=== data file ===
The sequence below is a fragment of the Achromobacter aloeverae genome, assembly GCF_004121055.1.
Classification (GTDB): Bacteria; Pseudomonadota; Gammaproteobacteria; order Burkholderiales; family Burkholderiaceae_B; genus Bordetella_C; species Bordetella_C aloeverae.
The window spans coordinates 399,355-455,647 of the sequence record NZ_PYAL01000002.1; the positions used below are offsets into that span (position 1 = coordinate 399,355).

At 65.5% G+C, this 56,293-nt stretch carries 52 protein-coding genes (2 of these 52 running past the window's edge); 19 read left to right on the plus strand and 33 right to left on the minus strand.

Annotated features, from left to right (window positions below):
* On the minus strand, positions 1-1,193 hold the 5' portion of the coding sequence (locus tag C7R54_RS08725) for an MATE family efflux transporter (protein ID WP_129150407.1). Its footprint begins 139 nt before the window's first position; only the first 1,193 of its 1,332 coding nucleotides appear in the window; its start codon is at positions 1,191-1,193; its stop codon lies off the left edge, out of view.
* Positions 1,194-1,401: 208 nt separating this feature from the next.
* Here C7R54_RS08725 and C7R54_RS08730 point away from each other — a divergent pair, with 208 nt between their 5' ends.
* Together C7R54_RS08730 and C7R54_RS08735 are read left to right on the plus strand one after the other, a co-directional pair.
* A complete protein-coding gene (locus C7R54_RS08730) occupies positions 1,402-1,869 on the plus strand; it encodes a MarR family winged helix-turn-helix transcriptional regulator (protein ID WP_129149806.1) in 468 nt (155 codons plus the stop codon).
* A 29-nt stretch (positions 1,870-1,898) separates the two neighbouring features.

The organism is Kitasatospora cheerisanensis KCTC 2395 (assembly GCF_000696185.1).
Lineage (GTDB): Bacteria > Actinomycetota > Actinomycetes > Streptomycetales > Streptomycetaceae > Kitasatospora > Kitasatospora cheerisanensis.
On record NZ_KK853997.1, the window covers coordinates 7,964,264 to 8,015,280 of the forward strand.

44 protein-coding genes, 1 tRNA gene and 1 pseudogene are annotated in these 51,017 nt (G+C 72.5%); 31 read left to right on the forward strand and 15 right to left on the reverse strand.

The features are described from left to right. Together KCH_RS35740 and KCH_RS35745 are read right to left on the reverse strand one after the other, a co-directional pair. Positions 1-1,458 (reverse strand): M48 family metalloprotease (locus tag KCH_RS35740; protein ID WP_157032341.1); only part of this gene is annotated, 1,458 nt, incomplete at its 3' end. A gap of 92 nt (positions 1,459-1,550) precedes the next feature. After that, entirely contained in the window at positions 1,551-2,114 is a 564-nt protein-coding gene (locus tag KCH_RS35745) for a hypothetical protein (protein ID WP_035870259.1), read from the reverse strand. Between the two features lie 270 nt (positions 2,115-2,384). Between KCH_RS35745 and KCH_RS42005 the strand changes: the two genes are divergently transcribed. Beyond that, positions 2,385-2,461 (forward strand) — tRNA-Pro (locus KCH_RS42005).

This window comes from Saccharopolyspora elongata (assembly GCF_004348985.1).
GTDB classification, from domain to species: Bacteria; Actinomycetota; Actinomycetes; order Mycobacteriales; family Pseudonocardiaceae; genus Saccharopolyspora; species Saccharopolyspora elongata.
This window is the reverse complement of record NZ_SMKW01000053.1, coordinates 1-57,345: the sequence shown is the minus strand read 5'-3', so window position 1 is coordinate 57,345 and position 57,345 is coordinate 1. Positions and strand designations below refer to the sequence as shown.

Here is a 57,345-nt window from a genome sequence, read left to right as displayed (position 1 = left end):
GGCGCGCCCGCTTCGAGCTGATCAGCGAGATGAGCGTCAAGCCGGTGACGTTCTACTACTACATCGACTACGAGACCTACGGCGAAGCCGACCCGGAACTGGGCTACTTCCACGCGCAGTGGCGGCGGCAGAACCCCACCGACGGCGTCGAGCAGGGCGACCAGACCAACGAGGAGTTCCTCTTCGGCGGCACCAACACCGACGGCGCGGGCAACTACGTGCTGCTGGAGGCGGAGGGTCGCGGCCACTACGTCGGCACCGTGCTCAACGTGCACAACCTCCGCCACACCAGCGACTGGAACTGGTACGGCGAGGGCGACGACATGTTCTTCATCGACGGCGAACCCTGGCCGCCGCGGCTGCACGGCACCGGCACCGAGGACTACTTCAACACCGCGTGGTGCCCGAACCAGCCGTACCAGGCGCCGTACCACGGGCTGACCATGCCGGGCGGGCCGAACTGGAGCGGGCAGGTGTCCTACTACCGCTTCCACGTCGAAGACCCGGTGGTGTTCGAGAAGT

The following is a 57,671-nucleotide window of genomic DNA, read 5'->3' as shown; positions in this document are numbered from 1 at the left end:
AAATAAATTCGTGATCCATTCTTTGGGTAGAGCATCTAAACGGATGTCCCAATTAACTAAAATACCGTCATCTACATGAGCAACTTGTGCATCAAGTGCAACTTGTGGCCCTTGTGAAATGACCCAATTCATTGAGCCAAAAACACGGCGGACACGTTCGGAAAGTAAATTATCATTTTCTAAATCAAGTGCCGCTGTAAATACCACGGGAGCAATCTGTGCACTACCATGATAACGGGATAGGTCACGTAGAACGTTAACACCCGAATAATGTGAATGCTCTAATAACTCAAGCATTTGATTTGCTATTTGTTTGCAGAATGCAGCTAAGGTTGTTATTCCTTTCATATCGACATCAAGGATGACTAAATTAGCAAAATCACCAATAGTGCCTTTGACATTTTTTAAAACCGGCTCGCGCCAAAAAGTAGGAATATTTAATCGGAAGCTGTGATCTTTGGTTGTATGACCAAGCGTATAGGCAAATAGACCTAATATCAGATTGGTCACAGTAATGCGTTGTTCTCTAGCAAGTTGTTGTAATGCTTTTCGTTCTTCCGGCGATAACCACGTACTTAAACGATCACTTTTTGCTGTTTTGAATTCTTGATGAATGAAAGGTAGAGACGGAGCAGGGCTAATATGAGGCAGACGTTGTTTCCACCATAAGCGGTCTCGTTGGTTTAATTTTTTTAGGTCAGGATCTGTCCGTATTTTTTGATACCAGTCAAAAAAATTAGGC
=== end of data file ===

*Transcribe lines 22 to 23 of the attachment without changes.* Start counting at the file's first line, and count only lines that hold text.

The following is a 57,671-nucleotide window of genomic DNA, read 5'->3' as shown; positions in this document are numbered from 1 at the left end:
AAATAAATTCGTGATCCATTCTTTGGGTAGAGCATCTAAACGGATGTCCCAATTAACTAAAATACCGTCATCTACATGAGCAACTTGTGCATCAAGTGCAACTTGTGGCCCTTGTGAAATGACCCAATTCATTGAGCCAAAAACACGGCGGACACGTTCGGAAAGTAAATTATCATTTTCTAAATCAAGTGCCGCTGTAAATACCACGGGAGCAATCTGTGCACTACCATGATAACGGGATAGGTCACGTAGAACGTTAACACCCGAATAATGTGAATGCTCTAATAACTCAAGCATTTGATTTGCTATTTGTTTGCAGAATGCAGCTAAGGTTGTTATTCCTTTCATATCGACATCAAGGATGACTAAATTAGCAAAATCACCAATAGTGCCTTTGACATTTTTTAAAACCGGCTCGCGCCAAAAAGTAGGAATATTTAATCGGAAGCTGTGATCTTTGGTTGTATGACCAAGCGTATAGGCAAATAGACCTAATATCAGATTGGTCACAGTAATGCGTTGTTCTCTAGCAAGTTGTTGTAATGCTTTTCGTTCTTCCGGCGATAACCACGTACTTAAACGATCACTTTTTGCTGTTTTGAATTCTTGATGAATGAAAGGTAGAGACGGAGCAGGGCTAATATGAGGCAGACGTTGTTTCCACCATAAGCGGTCTCGTTGGTTTAATTTTTTTAGGTCAGGATCTGTCCGTATTTTTTGATACCAGTCAAAAAAATTAGGC